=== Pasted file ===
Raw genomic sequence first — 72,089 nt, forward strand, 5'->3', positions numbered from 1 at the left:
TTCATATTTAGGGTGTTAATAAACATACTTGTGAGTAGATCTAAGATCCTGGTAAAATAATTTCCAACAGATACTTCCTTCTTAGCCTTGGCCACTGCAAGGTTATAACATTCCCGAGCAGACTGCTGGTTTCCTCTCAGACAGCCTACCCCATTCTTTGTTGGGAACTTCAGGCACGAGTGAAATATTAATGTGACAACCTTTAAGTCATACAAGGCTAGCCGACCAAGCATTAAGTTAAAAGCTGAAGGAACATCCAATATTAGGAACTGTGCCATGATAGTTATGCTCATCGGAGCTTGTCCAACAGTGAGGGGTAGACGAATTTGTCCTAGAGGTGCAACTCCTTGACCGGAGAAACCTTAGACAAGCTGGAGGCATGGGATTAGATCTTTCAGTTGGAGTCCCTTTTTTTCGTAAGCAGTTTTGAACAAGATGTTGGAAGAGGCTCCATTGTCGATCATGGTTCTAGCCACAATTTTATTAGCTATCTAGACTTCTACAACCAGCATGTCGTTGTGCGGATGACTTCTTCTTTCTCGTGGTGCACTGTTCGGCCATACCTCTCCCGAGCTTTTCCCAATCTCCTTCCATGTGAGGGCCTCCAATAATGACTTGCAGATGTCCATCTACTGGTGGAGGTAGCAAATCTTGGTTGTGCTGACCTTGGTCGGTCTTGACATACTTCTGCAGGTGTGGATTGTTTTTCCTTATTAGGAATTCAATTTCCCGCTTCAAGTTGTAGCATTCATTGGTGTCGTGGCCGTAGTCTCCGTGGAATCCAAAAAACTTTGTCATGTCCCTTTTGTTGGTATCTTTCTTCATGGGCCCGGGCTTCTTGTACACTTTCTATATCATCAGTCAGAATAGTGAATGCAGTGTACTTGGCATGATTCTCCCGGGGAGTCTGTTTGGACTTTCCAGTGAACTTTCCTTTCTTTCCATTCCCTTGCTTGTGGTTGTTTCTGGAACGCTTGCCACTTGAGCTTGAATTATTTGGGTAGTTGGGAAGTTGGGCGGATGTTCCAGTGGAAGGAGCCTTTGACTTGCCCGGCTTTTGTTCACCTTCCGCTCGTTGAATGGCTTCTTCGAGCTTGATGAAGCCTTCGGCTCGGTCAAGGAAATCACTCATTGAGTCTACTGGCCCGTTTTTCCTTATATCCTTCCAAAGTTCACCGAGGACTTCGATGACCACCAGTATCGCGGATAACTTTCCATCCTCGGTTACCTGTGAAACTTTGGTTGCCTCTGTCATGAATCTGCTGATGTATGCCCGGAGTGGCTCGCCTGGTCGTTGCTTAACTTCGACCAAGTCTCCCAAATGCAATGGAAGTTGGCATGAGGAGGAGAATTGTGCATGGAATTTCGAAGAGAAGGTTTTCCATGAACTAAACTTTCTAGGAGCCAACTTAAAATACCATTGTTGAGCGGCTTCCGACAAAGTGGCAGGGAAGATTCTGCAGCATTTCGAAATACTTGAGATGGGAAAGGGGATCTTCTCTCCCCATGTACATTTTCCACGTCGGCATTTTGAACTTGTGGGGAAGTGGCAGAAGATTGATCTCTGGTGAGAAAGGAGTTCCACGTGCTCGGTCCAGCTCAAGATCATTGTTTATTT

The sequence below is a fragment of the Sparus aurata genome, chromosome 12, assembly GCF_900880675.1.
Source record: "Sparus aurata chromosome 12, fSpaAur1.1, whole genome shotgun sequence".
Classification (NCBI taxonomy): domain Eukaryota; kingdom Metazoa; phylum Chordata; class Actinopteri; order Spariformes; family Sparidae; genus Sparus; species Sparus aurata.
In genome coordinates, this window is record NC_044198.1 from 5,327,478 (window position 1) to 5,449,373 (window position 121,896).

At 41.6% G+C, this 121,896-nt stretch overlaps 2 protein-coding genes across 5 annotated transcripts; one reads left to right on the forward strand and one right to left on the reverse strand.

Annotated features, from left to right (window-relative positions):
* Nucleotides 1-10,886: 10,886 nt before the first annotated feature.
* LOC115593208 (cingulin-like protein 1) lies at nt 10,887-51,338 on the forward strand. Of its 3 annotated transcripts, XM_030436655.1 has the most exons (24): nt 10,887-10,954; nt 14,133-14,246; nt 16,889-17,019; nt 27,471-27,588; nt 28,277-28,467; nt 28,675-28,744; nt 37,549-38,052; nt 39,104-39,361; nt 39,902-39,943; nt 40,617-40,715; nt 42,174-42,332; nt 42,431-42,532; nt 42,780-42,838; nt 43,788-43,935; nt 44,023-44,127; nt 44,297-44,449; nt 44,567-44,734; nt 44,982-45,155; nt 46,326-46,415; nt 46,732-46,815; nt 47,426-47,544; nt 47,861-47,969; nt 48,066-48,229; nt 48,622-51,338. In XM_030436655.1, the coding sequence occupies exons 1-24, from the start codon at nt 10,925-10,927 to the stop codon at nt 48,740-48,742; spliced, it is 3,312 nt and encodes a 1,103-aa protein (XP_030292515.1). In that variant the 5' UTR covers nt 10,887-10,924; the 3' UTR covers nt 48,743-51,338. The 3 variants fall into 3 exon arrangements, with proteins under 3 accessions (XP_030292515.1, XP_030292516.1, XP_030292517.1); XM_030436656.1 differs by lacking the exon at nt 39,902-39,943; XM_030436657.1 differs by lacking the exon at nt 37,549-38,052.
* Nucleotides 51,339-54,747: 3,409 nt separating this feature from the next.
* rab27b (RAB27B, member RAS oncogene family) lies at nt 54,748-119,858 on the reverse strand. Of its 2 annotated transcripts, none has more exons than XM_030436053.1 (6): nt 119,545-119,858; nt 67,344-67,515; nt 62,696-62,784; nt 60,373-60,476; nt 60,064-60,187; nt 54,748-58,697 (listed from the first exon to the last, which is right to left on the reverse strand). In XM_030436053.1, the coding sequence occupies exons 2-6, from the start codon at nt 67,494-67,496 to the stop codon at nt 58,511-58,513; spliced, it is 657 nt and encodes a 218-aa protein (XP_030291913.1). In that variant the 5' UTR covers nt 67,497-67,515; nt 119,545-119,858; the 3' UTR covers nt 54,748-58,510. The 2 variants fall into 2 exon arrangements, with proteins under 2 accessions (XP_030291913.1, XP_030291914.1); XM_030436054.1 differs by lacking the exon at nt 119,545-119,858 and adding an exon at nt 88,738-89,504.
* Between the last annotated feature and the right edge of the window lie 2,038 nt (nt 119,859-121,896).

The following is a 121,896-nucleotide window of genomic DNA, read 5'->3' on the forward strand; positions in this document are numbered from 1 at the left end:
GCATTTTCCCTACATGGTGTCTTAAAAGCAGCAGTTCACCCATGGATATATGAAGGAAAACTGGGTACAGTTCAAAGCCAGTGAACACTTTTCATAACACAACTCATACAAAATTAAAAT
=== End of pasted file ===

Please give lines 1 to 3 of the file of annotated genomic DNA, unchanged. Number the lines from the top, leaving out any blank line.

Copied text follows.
Raw genomic sequence first — 72,089 nt, forward strand, 5'->3', positions numbered from 1 at the left:
TTCATATTTAGGGTGTTAATAAACATACTTGTGAGTAGATCTAAGATCCTGGTAAAATAATTTCCAACAGATACTTCCTTCTTAGCCTTGGCCACTGCAAGGTTATAACATTCCCGAGCAGACTGCTGGTTTCCTCTCAGACAGCCTACCCCATTCTTTGTTGGGAACTTCAGGCACGAGTGAAATATTAATGTGACAACCTTTAAGTCATACAAGGCTAGCCGACCAAGCATTAAGTTAAAAGCTGAAGGAACATCCAATATTAGGAACTGTGCCATGATAGTTATGCTCATCGGAGCTTGTCCAACAGTGAGGGGTAGACGAATTTGTCCTAGAGGTGCAACTCCTTGACCGGAGAAACCTTAGACAAGCTGGAGGCATGGGATTAGATCTTTCAGTTGGAGTCCCTTTTTTTCGTAAGCAGTTTTGAACAAGATGTTGGAAGAGGCTCCATTGTCGATCATGGTTCTAGCCACAATTTTATTAGCTATCTAGACTTCTACAACCAGCATGTCGTTGTGCGGATGACTTCTTCTTTCTCGTGGTGCACTGTTCGGCCATACCTCTCCCGAGCTTTTCCCAATCTCCTTCCATGTGAGGGCCTCCAATAATGACTTGCAGATGTCCATCTACTGGTGGAGGTAGCAAATCTTGGTTGTGCTGACCTTGGTCGGTCTTGACATACTTCTGCAGGTGTGGATTGTTTTTCCTTATTAGGAATTCAATTTCCCGCTTCAAGTTGTAGCATTCATTGGTGTCGTGGCCGTAGTCTCCGTGGAATCCAAAAAACTTTGTCATGTCCCTTTTGTTGGTATCTTTCTTCATGGGCCCGGGCTTCTTGTACACTTTCTATATCATCAGTCAGAATAGTGAATGCAGTGTACTTGGCATGATTCTCCCGGGGAGTCTGTTTGGACTTTCCAGTGAACTTTCCTTTCTTTCCATTCCCTTGCTTGTGGTTGTTTCTGGAACGCTTGCCACTTGAGCTTGAATTATTTGGGTAGTTGGGAAGTTGGGCGGATGTTCCAGTGGAAGGAGCCTTTGACTTGCCCGGCTTTTGTTCACCTTCCGCTCGTTGAATGGCTTCTTCGAGCTTGATGAAGCCTTCGGCTCGGTCAAGGAAATCACTCATTGAGTCTACTGGCCCGTTTTTCCTTATATCCTTCCAAAGTTCACCGAGGACTTCGATGACCACCAGTATCGCGGATAACTTTCCATCCTCGGTTACCTGTGAAACTTTGGTTGCCTCTGTCATGAATCTGCTGATGTATGCCCGGAGTGGCTCGCCTGGTCGTTGCTTAACTTCGACCAAGTCTCCCAAATGCAATGGAAGTTGGCATGAGGAGGAGAATTGTGCATGGAATTTCGAAGAGAAGGTTTTCCATGAACTAAACTTTCTAGGAGCCAACTTAAAATACCATTGTTGAGCGGCTTCCGACAAAGTGGCAGGGAAGATTCTGCAGCATTTCGAAATACTTGAGATGGGAAAGGGGATCTTCTCTCCCCATGTACATTTTCCACGTCGGCATTTTGAACTTGTGGGGAAGTGGCAGAAGATTGATCTCTGGTGAGAAAGGAGTTCCACGTGCTCGGTCCAGCTCAAGATCATTGTTTATTT

The sequence below is a fragment of the Sparus aurata genome, chromosome 12, assembly GCF_900880675.1.